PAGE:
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Math Help - marginal densities

  1. #1
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    marginal densities

    Suppose f(x,y) is a prob density function: f(x,y) = 1/k -2<=x<y<=2

    Find the value of k such that f(x,y) is a valid probability distribution function?

    Find the marginal density of X and the marginal density of Y?

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  2. #2
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    Re: marginal densities

    Hey JDAWES.

    Hint: To be a valid PDF what does the integral over the whole space have to be?
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  3. #3
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    Re: marginal densities

    To be a valid PDF the integral has to equal 1 right? I have an answer but I don't know if it is right!

    k= 1+0.5x-0.25x^2. I integrated with respect to first x and then y. The first integral i got x/k and then subbed in y and -2. Then i integrated again and got y^2/2k - 2y/k and then input limits of 2 and x and ended up with the above!
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  4. #4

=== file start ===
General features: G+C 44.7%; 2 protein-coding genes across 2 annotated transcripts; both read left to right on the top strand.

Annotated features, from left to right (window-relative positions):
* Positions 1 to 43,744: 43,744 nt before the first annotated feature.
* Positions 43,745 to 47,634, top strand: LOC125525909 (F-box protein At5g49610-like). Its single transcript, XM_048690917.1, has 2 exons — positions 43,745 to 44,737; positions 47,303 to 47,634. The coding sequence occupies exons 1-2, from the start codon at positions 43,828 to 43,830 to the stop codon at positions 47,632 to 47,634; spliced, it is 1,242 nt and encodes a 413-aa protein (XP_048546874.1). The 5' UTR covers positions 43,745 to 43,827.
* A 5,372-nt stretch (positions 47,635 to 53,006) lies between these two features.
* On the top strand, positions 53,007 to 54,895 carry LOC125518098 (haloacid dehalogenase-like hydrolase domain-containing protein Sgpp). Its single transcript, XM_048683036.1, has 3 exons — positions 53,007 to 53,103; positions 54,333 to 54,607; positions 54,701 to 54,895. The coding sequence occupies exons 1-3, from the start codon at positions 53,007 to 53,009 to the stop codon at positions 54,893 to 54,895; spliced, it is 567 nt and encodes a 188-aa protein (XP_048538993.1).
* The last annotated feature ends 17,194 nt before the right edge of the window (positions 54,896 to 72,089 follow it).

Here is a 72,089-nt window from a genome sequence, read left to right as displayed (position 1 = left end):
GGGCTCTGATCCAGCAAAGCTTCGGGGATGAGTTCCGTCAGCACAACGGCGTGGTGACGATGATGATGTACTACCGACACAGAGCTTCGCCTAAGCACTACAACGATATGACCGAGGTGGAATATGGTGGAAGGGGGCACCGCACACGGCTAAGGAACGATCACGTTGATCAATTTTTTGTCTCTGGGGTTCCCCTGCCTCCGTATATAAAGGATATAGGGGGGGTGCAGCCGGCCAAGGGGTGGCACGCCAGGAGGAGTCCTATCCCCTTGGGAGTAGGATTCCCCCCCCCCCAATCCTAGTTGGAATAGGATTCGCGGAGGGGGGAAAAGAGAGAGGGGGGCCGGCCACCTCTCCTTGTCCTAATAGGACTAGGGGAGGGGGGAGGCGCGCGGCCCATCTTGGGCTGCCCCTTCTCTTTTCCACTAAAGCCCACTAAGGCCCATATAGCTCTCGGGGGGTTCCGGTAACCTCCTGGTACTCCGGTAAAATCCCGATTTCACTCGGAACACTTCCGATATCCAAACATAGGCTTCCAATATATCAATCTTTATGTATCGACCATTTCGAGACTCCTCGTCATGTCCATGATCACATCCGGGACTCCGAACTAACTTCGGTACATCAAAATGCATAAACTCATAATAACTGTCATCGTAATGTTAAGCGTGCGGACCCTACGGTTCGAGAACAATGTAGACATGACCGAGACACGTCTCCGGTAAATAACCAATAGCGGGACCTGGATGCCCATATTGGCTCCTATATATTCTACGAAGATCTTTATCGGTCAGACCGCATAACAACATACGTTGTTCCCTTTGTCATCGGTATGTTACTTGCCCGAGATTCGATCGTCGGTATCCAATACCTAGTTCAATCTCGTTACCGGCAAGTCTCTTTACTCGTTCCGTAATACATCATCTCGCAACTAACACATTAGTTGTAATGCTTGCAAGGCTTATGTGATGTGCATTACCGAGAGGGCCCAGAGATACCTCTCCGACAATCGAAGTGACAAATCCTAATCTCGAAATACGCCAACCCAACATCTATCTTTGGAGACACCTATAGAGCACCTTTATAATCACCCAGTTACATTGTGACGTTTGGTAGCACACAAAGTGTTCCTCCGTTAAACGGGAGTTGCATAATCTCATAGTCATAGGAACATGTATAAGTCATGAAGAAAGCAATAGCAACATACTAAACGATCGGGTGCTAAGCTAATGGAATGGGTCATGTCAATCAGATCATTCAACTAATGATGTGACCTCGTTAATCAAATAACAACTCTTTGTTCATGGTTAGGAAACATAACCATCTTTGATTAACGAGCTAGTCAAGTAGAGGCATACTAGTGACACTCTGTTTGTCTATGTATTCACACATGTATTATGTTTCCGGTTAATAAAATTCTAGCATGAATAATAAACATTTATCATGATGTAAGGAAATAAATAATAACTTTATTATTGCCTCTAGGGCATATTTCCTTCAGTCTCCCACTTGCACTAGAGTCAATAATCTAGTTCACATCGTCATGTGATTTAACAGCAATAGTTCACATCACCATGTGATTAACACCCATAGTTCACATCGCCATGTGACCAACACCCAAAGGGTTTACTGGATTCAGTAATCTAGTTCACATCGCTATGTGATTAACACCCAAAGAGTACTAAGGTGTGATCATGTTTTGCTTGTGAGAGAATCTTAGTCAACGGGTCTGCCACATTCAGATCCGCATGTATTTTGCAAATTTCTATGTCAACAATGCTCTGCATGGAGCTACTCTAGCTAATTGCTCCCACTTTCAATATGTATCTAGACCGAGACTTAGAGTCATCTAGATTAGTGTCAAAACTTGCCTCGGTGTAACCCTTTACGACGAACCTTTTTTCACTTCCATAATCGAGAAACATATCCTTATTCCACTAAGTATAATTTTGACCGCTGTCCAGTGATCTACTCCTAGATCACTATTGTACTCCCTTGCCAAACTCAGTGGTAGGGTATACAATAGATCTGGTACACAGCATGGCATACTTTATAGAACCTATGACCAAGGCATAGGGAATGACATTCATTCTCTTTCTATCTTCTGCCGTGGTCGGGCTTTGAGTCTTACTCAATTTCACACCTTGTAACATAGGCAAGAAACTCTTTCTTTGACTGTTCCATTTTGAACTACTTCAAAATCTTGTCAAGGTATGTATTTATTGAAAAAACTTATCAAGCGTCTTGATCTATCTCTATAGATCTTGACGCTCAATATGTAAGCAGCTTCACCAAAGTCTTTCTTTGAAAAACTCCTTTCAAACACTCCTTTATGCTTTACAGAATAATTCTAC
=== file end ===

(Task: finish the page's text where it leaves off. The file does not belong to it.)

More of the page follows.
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    Re: marginal densities

    Quote Originally Posted by JDAWES View Post
    To be a valid PDF the integral has to equal 1 right? I have an answer but I don't know if it is right!

    k= 1+0.5x-0.25x^2. I integrated with respect to first x and then y. The first integral i got x/k and then subbed in y and -2. Then i integrated again and got y^2/2k - 2y/k and then input limits of 2 and x and ended up with the above!
    That makes no sense. The integral over an area cannot be a function of either variable. The "outer" integral must have constants as limits. Your region is described as "-2<=x<y<=2" which is the same as saying -2\le x\le 2, x\le y\le 2, which would give an integral \int_{x= -2}^2 \int_{y= x}^2 \frac{1}{k} dydx. Or it can be given as -2\le y\le 2, -2\le y\le x, which would give an integral \int_{y= -2}^2\int_{x= -2}^y \frac{1}{k}dxdy.

    A simpler way to do this is to note that since k is a constant, the integral \int\int \frac{1}{k}dydx= \frac{1}{k}\int\int dA= \frac{1}{k}A. That is, the integral of just dxdy (or dydx) over a region in the plane is the area of that region. Here the region is a triangle of with vertices at (-2, -2), (-2, 2), and (2, 2). That triangle is a right triangle with legs of length 4 and so has area (1/2)(4)(4)= 8. Your condition is 8/k= 1.

    The "marginal density", of X, is the probatility of x over all possible values of y. It is given by the first integral \int_{y= x}^2 \frac{1}{k}dy, a function of x. The marginal density of Y is the other way: \int_{x= -2}^y \frac{1}{k} dx, a function of y.
    Last edited by HallsofIvy; January 14th 2013 at 08:30 AM.
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